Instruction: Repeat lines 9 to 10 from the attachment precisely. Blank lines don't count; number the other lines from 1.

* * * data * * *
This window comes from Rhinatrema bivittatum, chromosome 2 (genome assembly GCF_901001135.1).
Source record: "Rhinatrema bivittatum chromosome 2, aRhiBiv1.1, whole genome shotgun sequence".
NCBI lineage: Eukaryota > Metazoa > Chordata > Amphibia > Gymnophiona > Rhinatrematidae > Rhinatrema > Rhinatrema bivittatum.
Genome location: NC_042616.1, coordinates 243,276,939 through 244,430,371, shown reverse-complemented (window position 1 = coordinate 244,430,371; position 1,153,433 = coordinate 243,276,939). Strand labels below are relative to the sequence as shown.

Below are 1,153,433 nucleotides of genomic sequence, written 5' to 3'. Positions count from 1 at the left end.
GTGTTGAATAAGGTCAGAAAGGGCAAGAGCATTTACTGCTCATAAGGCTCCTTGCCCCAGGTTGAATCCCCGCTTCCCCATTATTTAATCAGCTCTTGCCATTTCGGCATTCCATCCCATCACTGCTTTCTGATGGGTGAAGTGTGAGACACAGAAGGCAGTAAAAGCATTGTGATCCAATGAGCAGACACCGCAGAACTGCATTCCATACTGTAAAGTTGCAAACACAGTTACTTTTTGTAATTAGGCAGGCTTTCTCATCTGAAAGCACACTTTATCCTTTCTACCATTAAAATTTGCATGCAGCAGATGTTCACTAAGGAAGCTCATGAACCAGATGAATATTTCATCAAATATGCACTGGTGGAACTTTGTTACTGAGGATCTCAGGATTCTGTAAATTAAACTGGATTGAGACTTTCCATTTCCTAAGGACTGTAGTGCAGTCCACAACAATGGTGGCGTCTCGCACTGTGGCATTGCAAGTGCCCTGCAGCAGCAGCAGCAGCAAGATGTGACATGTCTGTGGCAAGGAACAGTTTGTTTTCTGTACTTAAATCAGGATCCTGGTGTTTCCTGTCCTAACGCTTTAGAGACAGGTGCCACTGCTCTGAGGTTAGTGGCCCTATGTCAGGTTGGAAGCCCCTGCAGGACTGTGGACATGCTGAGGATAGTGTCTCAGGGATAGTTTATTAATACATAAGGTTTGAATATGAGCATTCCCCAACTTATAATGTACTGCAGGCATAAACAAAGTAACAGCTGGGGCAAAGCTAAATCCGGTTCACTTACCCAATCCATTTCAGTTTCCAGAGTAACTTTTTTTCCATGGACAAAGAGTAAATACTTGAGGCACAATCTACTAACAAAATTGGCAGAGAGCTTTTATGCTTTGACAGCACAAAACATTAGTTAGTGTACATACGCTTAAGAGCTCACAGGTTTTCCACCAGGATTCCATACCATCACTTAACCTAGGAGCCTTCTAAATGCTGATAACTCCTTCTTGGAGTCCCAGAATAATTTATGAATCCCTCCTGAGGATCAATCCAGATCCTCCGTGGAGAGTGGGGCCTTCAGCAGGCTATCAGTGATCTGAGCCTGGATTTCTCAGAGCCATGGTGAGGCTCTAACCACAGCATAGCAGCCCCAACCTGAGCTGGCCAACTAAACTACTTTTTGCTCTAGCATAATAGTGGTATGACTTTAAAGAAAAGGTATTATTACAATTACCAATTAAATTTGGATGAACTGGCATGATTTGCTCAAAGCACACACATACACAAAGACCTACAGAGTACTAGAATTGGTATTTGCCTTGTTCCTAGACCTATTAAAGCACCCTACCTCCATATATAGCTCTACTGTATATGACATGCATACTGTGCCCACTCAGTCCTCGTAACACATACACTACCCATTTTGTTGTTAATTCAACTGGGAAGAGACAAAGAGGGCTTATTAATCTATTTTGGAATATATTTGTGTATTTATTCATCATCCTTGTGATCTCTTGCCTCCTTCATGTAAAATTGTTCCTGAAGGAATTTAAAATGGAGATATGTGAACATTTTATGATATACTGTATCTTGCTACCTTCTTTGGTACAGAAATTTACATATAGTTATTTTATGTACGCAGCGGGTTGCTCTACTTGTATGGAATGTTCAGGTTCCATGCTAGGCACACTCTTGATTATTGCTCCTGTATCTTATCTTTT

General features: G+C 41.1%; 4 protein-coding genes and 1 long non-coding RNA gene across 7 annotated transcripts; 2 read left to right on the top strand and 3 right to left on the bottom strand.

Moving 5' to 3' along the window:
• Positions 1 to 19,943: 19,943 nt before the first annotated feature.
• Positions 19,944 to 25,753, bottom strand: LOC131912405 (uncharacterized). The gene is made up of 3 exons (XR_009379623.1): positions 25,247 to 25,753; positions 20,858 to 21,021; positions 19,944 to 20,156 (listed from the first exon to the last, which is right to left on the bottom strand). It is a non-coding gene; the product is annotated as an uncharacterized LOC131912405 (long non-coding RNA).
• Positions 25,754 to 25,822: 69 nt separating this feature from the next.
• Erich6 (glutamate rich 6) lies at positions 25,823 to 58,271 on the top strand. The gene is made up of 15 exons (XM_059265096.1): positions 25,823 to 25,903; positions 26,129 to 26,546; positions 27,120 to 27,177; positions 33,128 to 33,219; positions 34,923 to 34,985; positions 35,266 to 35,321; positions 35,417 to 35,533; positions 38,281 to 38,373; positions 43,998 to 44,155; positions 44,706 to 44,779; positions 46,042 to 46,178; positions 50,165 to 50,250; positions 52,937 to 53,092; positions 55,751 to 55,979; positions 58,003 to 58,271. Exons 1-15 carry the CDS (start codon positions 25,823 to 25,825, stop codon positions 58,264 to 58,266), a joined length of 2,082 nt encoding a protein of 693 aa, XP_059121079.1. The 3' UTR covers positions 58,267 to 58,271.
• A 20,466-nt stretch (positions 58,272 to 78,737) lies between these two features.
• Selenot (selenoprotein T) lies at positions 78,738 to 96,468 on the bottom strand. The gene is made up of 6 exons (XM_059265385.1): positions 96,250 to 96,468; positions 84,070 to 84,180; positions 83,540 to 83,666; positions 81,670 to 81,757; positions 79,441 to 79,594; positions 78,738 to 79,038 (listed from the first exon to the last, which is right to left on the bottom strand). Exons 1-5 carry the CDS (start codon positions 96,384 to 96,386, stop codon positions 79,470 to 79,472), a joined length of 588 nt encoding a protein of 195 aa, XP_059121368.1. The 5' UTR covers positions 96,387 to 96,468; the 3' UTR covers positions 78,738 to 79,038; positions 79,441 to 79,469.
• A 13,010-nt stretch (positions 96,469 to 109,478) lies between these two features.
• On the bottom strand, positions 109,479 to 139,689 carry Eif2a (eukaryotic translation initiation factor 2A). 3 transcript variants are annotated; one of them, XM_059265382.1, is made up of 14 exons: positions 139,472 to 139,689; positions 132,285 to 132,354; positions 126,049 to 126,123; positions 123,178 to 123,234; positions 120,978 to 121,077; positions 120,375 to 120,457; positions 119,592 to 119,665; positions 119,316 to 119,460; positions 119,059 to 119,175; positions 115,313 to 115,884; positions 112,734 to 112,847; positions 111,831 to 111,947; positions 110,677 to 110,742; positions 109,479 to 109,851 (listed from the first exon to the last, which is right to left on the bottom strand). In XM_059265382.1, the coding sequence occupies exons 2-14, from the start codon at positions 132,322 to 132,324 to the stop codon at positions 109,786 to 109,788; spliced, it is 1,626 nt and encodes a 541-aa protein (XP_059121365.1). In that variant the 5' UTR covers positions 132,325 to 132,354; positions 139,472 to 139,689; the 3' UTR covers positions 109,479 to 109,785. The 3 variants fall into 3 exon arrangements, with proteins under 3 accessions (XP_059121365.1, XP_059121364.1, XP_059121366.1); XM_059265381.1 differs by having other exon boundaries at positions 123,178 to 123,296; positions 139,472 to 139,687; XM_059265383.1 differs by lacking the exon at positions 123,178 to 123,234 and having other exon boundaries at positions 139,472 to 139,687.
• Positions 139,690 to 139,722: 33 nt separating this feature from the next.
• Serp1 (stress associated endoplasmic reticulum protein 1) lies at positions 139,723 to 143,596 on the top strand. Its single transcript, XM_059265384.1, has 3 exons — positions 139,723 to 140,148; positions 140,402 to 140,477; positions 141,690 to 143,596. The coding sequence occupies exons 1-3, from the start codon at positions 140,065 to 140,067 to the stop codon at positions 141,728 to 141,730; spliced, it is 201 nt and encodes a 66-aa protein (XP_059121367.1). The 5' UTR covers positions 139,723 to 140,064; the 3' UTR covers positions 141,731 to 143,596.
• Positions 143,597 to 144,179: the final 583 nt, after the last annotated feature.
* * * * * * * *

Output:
• Positions 1 to 19,943: 19,943 nt before the first annotated feature.
• Positions 19,944 to 25,753, bottom strand: LOC131912405 (uncharacterized). The gene is made up of 3 exons (XR_009379623.1): positions 25,247 to 25,753; positions 20,858 to 21,021; positions 19,944 to 20,156 (listed from the first exon to the last, which is right to left on the bottom strand). It is a non-coding gene; the product is annotated as an uncharacterized LOC131912405 (long non-coding RNA).